How we did it: Masterplanning a town centre revival

A 12-year vision to help a Merseyside town centre overcome years of decline had to look beyond retail, says John Geoghegan.

Masterplan team: (left-to-right) Sue Callister, regeneration programme manager at Knowsley Metropolitan Borough Council; and Bernard Greep, partner at Peter Brett Associates
Masterplan team: (left-to-right) Sue Callister, regeneration programme manager at Knowsley Metropolitan Borough Council; and Bernard Greep, partner at Peter Brett Associates

PROJECT: Prescot town centre, Merseyside

ORGANISATIONS INVOLVED: Knowsley Metropolitan Borough Council, Peter Brett Associates, Environmental Associates

Recent years have not been kind to many of Britain’s town centres, and Prescot is no exception. The Merseyside town’s key shopping area suffers high vacancy, declining footfall and a lack of private sector investment. To compound that, Prescot is also in one of England’s most deprived local authority areas.

With this in mind, Knowsley Metropolitan Borough Council appointed consultancy Peter Brett Associates (PBA) to develop a town centre masterplan to address these challenges. Working with design and masterplanning consultancy Environmental Associates, PBA produced a plan that sets out a 12-year vision to guide future planning, development and investment decisions.

Bernard Greep, a partner at PBA, says Prescot faces two key problems around retail competition. Firstly, its close proximity to Liverpool, which he says has a "very strong city centre". Secondly, the Cables Retail Park is just a quarter of a mile from the town centre. "The gravity has shifted from the town centre to the retail park," he notes. "And connections between the retail park and town centre aren’t the best."

In approaching the project, Greep says PBA felt it was essential to initially consider the town centre’s economic viability to gain an understanding of what could be achieved. "So we did a baseline study looking at what’s working well and what’s not. It’s important that any proposals we take forward are deliverable. There’s no point doing a design-led masterplan that ends up as a series of nice pictures but is left on the shelf and not implemented."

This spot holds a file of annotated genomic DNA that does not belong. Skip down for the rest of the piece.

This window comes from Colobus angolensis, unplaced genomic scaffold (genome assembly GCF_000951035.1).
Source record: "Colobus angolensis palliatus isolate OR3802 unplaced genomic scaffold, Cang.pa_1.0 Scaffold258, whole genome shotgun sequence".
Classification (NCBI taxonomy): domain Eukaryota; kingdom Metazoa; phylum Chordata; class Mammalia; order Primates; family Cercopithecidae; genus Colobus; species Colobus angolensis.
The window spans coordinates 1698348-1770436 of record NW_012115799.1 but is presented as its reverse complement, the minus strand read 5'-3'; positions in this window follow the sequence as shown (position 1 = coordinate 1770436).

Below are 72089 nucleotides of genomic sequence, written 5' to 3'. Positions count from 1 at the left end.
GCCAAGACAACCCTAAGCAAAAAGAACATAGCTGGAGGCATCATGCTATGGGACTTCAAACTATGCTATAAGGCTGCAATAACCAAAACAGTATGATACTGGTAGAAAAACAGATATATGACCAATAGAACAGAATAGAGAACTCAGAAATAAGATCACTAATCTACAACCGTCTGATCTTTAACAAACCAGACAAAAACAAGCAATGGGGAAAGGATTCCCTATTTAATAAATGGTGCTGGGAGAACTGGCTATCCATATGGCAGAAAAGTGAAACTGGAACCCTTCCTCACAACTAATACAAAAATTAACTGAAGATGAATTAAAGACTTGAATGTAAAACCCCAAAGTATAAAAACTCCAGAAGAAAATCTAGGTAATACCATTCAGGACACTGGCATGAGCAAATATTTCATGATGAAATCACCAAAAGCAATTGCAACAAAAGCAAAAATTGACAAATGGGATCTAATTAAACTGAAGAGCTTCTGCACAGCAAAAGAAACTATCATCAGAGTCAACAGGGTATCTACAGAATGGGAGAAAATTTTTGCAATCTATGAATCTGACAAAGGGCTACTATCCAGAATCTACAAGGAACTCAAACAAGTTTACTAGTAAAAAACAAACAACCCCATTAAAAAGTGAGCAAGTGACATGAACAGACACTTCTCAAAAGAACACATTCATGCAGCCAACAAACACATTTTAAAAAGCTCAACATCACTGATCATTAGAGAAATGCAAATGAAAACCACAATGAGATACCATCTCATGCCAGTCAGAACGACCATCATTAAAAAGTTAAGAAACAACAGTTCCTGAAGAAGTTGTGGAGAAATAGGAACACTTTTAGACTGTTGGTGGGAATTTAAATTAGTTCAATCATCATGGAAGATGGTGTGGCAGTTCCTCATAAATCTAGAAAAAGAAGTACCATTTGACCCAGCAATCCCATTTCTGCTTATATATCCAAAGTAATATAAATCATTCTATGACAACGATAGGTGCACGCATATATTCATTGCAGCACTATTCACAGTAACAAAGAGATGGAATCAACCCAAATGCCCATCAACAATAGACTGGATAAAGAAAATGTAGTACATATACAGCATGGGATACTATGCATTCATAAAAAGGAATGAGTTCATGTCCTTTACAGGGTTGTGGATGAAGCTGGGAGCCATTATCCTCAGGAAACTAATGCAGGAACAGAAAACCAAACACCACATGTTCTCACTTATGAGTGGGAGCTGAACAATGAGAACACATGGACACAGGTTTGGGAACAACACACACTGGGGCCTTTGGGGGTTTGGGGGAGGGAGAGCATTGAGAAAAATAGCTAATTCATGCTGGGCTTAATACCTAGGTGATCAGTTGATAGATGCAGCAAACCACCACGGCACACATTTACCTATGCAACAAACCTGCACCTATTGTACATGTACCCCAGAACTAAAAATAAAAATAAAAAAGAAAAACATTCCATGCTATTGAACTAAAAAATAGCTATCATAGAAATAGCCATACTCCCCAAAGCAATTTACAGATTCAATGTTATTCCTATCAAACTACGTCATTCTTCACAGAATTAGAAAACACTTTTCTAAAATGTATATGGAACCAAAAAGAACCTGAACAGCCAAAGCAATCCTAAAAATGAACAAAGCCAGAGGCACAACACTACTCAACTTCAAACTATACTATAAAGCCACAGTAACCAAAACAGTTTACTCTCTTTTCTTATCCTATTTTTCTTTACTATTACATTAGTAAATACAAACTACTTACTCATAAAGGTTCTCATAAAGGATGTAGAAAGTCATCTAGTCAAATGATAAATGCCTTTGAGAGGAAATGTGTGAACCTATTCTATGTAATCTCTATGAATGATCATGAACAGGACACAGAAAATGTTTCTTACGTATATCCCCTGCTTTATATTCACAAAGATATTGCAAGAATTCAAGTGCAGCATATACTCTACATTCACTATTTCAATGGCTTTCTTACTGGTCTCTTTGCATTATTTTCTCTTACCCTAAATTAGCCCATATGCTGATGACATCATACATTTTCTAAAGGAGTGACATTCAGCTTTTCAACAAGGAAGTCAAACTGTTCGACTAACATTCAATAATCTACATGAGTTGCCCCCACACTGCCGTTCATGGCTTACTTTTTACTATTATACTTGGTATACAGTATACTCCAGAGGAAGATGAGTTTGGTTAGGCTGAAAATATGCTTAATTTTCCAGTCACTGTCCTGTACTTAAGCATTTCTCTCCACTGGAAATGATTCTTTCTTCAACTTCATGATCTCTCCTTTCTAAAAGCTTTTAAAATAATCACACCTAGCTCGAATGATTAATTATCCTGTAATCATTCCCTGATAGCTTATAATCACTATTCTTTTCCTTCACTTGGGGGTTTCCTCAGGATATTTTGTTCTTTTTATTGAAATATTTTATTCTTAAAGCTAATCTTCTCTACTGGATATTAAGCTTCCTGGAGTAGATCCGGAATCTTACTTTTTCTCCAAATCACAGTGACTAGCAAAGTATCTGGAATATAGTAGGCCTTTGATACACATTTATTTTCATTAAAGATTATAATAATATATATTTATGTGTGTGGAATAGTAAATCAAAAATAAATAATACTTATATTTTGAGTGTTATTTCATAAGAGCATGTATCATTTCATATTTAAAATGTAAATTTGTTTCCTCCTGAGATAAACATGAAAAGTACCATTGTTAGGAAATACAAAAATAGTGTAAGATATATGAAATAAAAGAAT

Following the study, which identified the town as having a "limited" retail offer with "very weak" demand for new shops, PBA concluded that a retail-led masterplan was not likely to be viable. "We needed to find a new role for the town centre," says Greep. "If we focused on retail, that wasn’t going to work."

Consequently, says Greep, the masterplan proposes a new vision focused on leisure- and culture-led development. The plan identifies "significant opportunities for future leisure development to facilitate the regeneration of the town centre", including tapping into Prescot’s "significant and important heritage assets". Prescot was once home to an Elizabethan theatre where some academics believe that some of Shakespeare’s earliest plays were performed. The potential benefits of this vision, says Greep, are more visitors, improved perceptions of the town centre and a diversified evening economy.

Key to boosting the town’s cultural offer is the creation of a 350-seat theatre and education centre called Shakespeare North, which aims to use the town’s Elizabethan theatrical heritage.

Greep describes the planned theatre as "a really unique selling point for Prescot" and a "lynchpin" of the masterplan, adding: "On the back of that, footfall will increase and attract complementary uses like food and drink and the cinema." The theatre already has the £11 million of funding needed in place, he says, including £5 million from central government. Full planning permission for a revised version of the scheme was secured last night after an earlier design was approved in April.

The masterplan also proposes a new cinema, a hotel and new housing developments to help increase town centre footfall. Improved pedestrian and vehicular connectivity around the town centre and to other areas is another primary objective, alongside public realm improvements.

However, getting everyone on board with the new vision for the town centre presented a challenge, says Greep. "Immediately, people were saying: ‘Why can’t we get the shops we had 30 years ago?’ We tried to explain why that isn’t realistic, through the engagement exercise."

The engagement process during the plan’s preparation was extensive, says Sue Callister, the council’s regeneration programme manager. Organised by both the council and PBA, it "went over and beyond anything we’ve done before", she says. It included drop-in sessions in the town centre plus workshops aimed at local business. Residents and businesses were given an opportunity to review the plan and provide feedback, says Callister.

The masterplan was adopted by the council in July 2016 as a supplementary planning document but is being treated as a "live programme", says Callister. Since its adoption, the council has set up a programme team to drive forward the proposals, she adds. Work on the Shakespeare North theatre is due to start next spring, while the council is developing a business case for the new cinema.

In addition, the masterplan has helped the council produce evidence to progress bids for town centre regeneration funding, she says. This includes an £8 million bid for Liverpool City Region Combined Authority money to pay for improved connections to the local train station.

The document also impressed at this year’s Planning Awards, where it won in the masterplanning category. The judges said the masterplan was an "ambitious and significant project that encapsulates a strong sense of place", adding: "Its early implementation bodes well."


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